Christiaan G. Abildso, PhD1; Shay M. Daily, PhD2,3; M. Renée Umstattd Meyer, PhD4; Cynthia K. Perry, PhD5; Amy Eyler, PhD6 (View author affiliations)
What is already known about this topic? Fitness Stepper Platform
Physical activity is important in health promotion and disease prevention; rural-urban and regional disparities among adults in meeting the combined leisure time physical activity guidelines exist.
What is added by this report?
Analysis of 2020 National Health Interview Survey data found a low proportion of U.S. adults met leisure-time aerobic, muscle-strengthening, and combined physical activity guidelines. Residents in larger metropolitan areas and in the West U.S. Census Bureau region were more likely than were those in less populated urban and rural areas or other regions to meet these guidelines.
What are the implications for public health practice?
Rural residents might benefit from investments in structural capacity and policy, systems, and environment change to support leisure-time physical activity.
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The healthful effects of physical activity on a multitude of physical and mental health outcomes are well documented (1). Despite promising increases in the percentage of U.S. adults meeting aerobic and muscle-strengthening physical activity guidelines (guidelines)* (1) during leisure time in nearly all demographic and regional subgroups 1998–2018 (2,3), differences by rurality and U.S. Census Bureau region (Northeast, Midwest, South, and West), persist (4). Before 2020, analyses of rural-urban differences were dichotomized into nonmetropolitan (rural) versus metropolitan (urban) areas; however, in 2020 a four-category rural-urban variable† to classify rural-urban status was included in the National Health Interview Survey (NHIS) public-use dataset. NHIS 2020 data were used to conduct multivariate logistic regression analyses by rural-urban status and U.S. Census Bureau region of the prevalence of meeting the aerobic, muscle-strengthening, and combined aerobic and muscle-strengthening guidelines during leisure time among adults aged ≥18 years, controlling for demographic characteristics. Prevalence of meeting the aerobic, muscle-strengthening, and combined aerobic and muscle-strengthening guidelines was consistently the lowest in Nonmetropolitan counties (38.2%, 21.1%, and 16.1%, respectively) and highest in the West region (52.1%, 35.3%, and 28.5%, respectively). Regardless of rural-urban classification and region, no more than 28% of adults met combined aerobic and muscle-strengthening guidelines. Adults in the most rural category were significantly less likely to meet aerobic, muscle-strengthening, and combined guidelines than were adults in each of the three other categories (adjusted odds ratio [aOR] range = 0.68–0.89). In addition, adults in medium and small metropolitan counties were less likely to meet guidelines than were adults in the two most urban categories (aOR range = 0.85–0.89). Adults in the Northeast, Midwest, and South U.S. Census Bureau regions were less likely to meet guidelines than were adults in the West region (aOR range = 0.75–0.82). These analyses identify geographic disparities in leisure-time physical activity where focused population-level intervention efforts could help reduce or eliminate the consequent disparities in chronic conditions (e.g., cardiovascular diseases) and the resulting mortality (5,6).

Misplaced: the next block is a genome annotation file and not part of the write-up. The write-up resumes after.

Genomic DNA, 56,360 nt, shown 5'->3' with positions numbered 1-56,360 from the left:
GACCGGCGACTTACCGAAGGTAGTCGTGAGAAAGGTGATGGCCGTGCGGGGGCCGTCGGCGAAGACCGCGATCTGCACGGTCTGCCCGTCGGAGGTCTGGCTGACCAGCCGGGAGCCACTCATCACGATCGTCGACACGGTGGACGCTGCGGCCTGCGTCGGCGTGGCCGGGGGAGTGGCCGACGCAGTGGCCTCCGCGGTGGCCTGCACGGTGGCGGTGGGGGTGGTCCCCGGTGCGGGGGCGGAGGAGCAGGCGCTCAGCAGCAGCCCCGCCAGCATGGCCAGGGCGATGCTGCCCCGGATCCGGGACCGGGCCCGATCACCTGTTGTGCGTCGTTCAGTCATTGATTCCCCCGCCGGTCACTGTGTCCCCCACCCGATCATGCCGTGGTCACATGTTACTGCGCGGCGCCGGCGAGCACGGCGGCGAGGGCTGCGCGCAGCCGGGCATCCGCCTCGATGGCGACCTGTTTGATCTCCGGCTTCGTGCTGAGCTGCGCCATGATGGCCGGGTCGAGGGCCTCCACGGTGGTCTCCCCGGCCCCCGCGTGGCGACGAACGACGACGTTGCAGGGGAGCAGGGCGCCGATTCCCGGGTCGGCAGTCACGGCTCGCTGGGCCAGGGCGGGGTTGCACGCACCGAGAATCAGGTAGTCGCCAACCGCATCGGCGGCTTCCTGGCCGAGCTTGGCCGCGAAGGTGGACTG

NHIS is a nationally representative sample of noninstitutionalized U.S. adults that includes annual multistage cross-sectional household surveys conducted by CDC.§ NHIS 2020 public-use data were analyzed, because changes in the NHIS questionnaire precluded analysis of trend data or combining administration years. NHIS 2020 is also the first year that the NHIS public-use dataset included the four-category rural-urban county classification variable in public-use data. The 2020 sample of 31,568 adults included 21,153 (67%) participants interviewed for the 2020 annual administration and 10,415 (33%) from the 2019 sample who were reinterviewed for longitudinal analyses. Response rates for the 2020 sample were 48.9% (interviewed) and 29.6% (reinterviewed).¶ Among adults in the 2020 sample, information on the indicators of interest was missing for 1,161 (4%) respondents, resulting in a final analytic sample of 30,407.
Three dependent variables were analyzed. First, respondents were classified as either meeting or not meeting the aerobic guideline of ≥150 minutes per week based on self-reported frequency and duration of moderate and vigorous intensity leisure-time aerobic activity.** Second, respondents were classified as either meeting or not meeting the muscle-strengthening guideline of ≥2 days per week based on self-reported frequency of muscle-strengthening activities.†† Finally, respondents were classified as meeting the combined guideline if they met both the aerobic and muscle-strengthening guidelines.